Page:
Schmidt Consulting

Vacuum Cleaner

Connector Repair Hack



Tom Schmidt

Revised 6/26/2017


We have Sears Kenmore canister vacuum cleaner that has served us well for years. Unfortunately there is a design flaw that causes the electrical connectors to overheat and fail. To extend the life of the unit hacked up a replacement connector for the power head. 



The Kenmore canister vacuum is a very handy device that comes with a number of attachments. In order to make usage as convenient as possible there are captive electrical connectors at each disconnecting point. While the idea is great the implementation leaves something to be desired. The connectors tend to overheat rendering the device useless. I hoped the problem was a one off with ours but in looking at other units to cannibalize found it is an all too common problem.  The connectors themselves look adequate for the job so I assume vibration is the culprit.


There are three connectors on the hose and wand. Luckily for us the only one that had overheated was the one for the power head. It would have been much more difficult to hack the other two.

Initially I thought about using an ordinary NEMA 2-pin 1-15 plug and socket. However US plugs are not shrouded so I was worried about possible shock hazard if the plug is misinserted.  I found a high current 2-pin connector on eBay that meets British BS 5733/A safety standard.  This is a shrouded connector with round pins and strain relief eliminating the risk of shock hazard. The mated pair was about $6 US delivered.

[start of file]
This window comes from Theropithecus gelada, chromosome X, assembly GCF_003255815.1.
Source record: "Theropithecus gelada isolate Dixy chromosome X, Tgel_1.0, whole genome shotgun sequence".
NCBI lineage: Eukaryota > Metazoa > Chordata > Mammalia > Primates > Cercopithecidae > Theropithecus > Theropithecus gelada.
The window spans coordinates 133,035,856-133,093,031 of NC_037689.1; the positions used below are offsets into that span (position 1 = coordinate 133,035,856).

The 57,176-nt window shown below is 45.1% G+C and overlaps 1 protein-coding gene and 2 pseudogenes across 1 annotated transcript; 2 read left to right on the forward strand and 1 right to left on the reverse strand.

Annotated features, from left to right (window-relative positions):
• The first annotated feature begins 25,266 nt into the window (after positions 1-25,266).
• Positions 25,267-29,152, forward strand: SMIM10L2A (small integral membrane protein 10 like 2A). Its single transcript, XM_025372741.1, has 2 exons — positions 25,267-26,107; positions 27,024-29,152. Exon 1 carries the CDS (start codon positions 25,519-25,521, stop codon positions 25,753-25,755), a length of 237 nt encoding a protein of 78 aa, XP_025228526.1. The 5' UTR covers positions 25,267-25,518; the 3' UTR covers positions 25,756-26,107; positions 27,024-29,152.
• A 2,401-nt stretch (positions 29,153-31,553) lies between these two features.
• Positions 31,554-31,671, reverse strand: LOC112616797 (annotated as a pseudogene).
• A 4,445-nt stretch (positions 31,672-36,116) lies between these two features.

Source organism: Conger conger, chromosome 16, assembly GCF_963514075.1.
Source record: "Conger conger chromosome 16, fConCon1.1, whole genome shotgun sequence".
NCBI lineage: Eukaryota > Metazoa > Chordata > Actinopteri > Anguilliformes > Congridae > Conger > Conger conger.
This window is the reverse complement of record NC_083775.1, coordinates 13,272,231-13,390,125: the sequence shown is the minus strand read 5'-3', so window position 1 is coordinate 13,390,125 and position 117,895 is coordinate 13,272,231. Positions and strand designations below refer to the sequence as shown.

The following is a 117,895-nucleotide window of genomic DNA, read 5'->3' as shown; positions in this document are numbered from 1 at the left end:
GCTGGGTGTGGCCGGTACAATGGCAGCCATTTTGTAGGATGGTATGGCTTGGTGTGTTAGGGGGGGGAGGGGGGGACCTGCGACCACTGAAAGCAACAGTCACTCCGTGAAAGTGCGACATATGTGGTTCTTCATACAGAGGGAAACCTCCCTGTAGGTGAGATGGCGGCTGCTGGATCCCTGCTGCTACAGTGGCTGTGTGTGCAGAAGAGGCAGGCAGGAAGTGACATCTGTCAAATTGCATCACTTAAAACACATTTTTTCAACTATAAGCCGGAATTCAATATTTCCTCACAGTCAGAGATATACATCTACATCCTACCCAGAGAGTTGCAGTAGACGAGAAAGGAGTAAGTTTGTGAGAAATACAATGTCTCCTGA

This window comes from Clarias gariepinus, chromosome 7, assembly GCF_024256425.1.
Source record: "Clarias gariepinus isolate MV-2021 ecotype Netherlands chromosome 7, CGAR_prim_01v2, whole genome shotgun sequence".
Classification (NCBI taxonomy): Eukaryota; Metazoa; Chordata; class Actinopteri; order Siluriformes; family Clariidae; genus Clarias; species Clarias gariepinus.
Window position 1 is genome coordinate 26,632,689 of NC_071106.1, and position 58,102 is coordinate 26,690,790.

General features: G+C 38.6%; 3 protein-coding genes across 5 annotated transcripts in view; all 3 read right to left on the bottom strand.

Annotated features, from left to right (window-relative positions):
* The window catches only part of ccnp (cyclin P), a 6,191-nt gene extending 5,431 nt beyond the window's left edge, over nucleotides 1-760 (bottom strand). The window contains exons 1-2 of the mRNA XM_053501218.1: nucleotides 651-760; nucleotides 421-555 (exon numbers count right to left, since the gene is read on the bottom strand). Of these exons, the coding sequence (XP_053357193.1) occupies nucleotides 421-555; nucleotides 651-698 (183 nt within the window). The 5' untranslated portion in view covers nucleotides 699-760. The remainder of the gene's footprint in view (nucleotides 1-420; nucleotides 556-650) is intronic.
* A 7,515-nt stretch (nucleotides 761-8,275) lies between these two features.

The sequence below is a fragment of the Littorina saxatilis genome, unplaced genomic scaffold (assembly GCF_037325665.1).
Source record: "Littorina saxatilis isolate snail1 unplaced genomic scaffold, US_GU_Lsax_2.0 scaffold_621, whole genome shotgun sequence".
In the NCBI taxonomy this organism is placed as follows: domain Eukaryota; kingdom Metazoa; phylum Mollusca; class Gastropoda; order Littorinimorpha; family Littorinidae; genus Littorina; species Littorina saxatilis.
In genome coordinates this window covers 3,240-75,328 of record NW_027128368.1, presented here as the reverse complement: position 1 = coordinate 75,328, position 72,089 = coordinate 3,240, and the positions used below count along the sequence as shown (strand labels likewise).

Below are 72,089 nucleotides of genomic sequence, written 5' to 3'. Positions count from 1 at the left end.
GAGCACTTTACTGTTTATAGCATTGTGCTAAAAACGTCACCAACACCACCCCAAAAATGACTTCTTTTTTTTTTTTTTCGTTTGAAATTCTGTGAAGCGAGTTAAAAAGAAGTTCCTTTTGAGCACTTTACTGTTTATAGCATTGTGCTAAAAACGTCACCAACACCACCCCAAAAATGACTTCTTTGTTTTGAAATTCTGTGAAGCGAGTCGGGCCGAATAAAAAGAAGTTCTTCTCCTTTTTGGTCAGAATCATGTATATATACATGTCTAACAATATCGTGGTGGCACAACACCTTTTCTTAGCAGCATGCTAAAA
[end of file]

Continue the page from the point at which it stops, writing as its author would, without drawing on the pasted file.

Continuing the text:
The female power head connector is clipped to the bracket. I could not figure out how to remove it so drilled out the female pins to salvage as much cordage as possible. That way I did not have to splice in a new cable. The new connector back shell is attached to the guts with a single screw. I removed the screw on the female connector and using the hole as a guide drilled through the other side of the back shell. I positioned the receptacle on the side of the plastic bracket used for the old connector and drilled a mounting hole. There is no clearance between the back shell and the connector itself so I used a 6-32 flat head screw and really torqued it down so it was flush with the inside of the plastic back shell.  A little filing cleaned up the plastic swarf displaced by the screw.   Connected the cable and clamped down the strain relief.

To prevent the connector from rotating drilled a couple of holes in the bracket where the cord exits and used a cable tie to secure it. Not elegant but gets the job done.

Opened up the power head and replaced the existing plug cable with some SJ cable that was about the same O/D and threaded it through the molded strain reliefs. For a little extra protection slipped a length of heat shrink over the cable where it exists the power head. Attached the plug and we were good to go.  

Attaching and removing the power head is now a two-step operation: connect to the vacuum pipe and then the electrical connector. Other than this slight inconvenience the unit is as good as new.